Defining Roleplaying, from Tabletop through Solo ‘M’MOs.
I am, by nature, a roleplayer.
This perhaps isn’t a shock given the existence of this blog in the first place. I play roleplaying games. Occasionally, I write for roleplaying games. I’ve got two roleplaying games fleshed out and ready for a creation that may never happen. When given Doctors’ diagnoses, I mentally argue why I deserve a saving throw.
This, naturally, extends to the online arena. I’ve spent an inordinate amount of time playing MMOs. While I’d tried Everquest back in the day, it wasn’t until City of Heroes — now so painfully gone — that the form sunk its hooks into me. Since then, CoH, along with Champions Online, Star Trek Online and Star Wars: The Old Republic have all grabbed my cerebral cortex and refused to let go. Among others, of course, but that’s not important right now.
However, there has often been a question… are these really roleplaying games? Do they truly constitute the assumption of a role, the playing within the context of that role, and the resolution of that role’s activity. Given the lack of a proper gamemaster responding to your actions, is there really a role being played, or is there just a well constructed avatar? And doesn’t everyone more or less just admit this isn’t any kind of RPG? They used to be called MMORPGs — Massively Multiplayer Online Role Playing Games. Now… they’re MMOs. It’s still ‘massively multiplayer,’ with thousands or tens of thousands or hundreds of thousands or millions of players, but the ‘role playing game’ is left off.
It’s actually a more complicated question to answer than you might think.
So, my brain focused on Shadowrun 4th Edition and Ron Edwards’s Sorcerer. The former is the cyberpunk/dystopia world with magic and magical creatures, alongside all the standard body augmentations/jacking into the matrix that honestly became the most successful Cyberpunkesque RPG of all time. (Cue people bitching about ‘real cyberpunk.’) The latter is an elegant bare bones game that posits the only way to gain (magical) power is through the summoning of demons, with the implicit question of what price would one pay to gain power.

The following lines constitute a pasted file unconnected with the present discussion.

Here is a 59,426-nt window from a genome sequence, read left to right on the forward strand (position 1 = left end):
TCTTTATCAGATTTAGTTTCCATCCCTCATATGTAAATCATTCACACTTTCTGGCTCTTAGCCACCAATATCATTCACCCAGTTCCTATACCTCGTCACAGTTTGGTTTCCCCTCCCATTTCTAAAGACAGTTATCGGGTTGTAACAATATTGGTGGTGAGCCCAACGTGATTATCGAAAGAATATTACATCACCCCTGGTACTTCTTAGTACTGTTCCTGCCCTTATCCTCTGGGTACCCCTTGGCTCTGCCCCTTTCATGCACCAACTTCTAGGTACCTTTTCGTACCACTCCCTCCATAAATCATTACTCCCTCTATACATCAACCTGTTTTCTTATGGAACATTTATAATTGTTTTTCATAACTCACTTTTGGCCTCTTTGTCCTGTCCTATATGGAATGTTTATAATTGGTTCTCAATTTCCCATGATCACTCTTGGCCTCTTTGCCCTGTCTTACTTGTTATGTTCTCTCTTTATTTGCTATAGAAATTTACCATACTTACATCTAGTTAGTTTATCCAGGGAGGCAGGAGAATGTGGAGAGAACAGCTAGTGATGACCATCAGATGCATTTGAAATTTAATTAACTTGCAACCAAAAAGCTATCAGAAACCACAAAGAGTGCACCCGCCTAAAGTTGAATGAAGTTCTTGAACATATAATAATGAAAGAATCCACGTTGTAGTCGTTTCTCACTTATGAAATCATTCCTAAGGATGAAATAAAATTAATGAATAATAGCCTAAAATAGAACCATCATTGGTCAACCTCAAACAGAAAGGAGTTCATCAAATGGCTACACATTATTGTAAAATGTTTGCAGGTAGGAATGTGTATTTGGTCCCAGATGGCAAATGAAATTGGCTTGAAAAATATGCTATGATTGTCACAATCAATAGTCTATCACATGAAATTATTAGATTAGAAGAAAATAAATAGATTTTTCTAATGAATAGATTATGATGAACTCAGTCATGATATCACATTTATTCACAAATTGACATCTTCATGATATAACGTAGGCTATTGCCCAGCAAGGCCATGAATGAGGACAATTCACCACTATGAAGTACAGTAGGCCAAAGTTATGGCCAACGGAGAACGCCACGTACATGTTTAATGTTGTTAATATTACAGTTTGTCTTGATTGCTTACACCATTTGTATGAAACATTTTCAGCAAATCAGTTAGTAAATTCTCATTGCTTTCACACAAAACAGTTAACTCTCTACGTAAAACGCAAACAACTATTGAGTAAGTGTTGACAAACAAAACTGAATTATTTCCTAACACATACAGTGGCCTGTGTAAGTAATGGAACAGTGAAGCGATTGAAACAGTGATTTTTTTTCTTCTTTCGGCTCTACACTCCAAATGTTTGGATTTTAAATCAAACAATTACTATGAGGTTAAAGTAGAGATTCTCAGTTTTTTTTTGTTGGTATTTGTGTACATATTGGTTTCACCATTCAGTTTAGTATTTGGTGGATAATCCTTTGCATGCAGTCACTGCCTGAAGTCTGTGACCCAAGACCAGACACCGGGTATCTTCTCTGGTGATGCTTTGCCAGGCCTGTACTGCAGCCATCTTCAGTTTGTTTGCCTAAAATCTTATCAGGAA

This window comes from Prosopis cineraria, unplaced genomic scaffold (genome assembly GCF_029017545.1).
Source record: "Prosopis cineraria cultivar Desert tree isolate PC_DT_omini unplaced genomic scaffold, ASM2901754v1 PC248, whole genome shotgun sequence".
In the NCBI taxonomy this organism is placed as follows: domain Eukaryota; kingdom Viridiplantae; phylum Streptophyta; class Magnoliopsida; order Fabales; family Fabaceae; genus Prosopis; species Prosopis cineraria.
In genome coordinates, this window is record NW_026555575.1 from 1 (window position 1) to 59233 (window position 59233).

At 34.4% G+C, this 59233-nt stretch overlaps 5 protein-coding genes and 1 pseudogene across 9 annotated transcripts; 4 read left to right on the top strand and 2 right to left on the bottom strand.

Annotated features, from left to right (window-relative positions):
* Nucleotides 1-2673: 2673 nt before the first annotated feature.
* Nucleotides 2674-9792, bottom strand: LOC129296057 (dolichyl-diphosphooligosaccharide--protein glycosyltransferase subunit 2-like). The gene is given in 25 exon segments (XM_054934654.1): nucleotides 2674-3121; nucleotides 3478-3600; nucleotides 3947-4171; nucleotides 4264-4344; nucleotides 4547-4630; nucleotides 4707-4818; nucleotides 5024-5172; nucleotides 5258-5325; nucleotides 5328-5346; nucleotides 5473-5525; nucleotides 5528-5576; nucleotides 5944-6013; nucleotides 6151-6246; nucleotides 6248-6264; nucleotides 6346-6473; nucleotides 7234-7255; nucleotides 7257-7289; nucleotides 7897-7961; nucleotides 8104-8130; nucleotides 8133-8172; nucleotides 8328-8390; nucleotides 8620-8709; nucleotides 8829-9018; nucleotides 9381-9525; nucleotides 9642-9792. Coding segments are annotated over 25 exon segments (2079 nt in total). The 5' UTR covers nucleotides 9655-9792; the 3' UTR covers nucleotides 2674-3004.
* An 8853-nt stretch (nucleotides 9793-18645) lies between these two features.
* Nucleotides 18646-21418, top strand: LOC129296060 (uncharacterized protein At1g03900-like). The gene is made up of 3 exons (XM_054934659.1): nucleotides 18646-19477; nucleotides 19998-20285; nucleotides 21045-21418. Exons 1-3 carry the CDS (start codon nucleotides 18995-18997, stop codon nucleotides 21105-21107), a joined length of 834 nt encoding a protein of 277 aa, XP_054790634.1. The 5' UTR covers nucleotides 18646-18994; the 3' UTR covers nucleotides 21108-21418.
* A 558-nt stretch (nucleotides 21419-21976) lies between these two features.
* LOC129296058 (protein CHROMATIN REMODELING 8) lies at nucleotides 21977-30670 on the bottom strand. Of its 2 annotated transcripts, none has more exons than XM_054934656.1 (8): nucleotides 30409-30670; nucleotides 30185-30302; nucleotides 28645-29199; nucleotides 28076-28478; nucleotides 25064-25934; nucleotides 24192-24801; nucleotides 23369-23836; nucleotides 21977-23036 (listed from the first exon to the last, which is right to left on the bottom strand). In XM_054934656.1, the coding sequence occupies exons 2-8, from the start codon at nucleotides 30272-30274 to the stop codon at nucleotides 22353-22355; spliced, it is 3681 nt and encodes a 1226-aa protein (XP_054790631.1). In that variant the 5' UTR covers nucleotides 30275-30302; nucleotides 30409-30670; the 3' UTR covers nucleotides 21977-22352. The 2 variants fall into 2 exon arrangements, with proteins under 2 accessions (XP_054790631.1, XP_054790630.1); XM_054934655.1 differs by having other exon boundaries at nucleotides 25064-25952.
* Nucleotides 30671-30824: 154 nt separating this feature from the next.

So part of me started to consider Shadowrun but with the magical system replaced with Sorcerer style magic. I rejected this as ‘too obvious.’ But then I had another thought.
Shadowrun (and most cyberpunk games) has a mechanic around how much cyberware/bioware/modifications you can put into your body, and often how inhuman this makes you. What if that is the Sorcerous element?
Consider: in order to put this kind of technology inside one’s body, as well as influence the Matrix/Virtual Internet/Whatever, you need to have incredibly powerful computer components. It’s generally accepted that the Street Samurai has this grafted to his nervous system, which then runs and controls it, while the Decker has the uplinks connected to his nervous system, and programs he can execute stored in memory.
What if a human nervous system’s incapable of operating technology this sophisticated. What if you need powerful artificial intelligences to do it instead. And what if those AIs are self aware — becoming partners or slaves depending on what you do?
The summoning rules come into play. The Runner binds Parasite style daemons to his internal cyberware, which amp up his physical abilities and gives him other things to work with. The Decker has Object style daemons which represent his cybergear and do the heavy lifting in virtual reality. Add in Riggers for Object style drones or riggers, and even Passers representing android companions bound to an owner/builder, and you have a complete Cyberpunk style system, with maximums and internal tensions, and even a humanity stat.
And that stat would be needed, because the cyberware/cybergear/etc would still have Desires and Needs from Sorcerer. These aren’t slave expert systems. They’re autonomous personalities that drive all the cool stuff. Force your will on them if you dare, but for the most part it’s easier to do the things they need or want to keep them happy….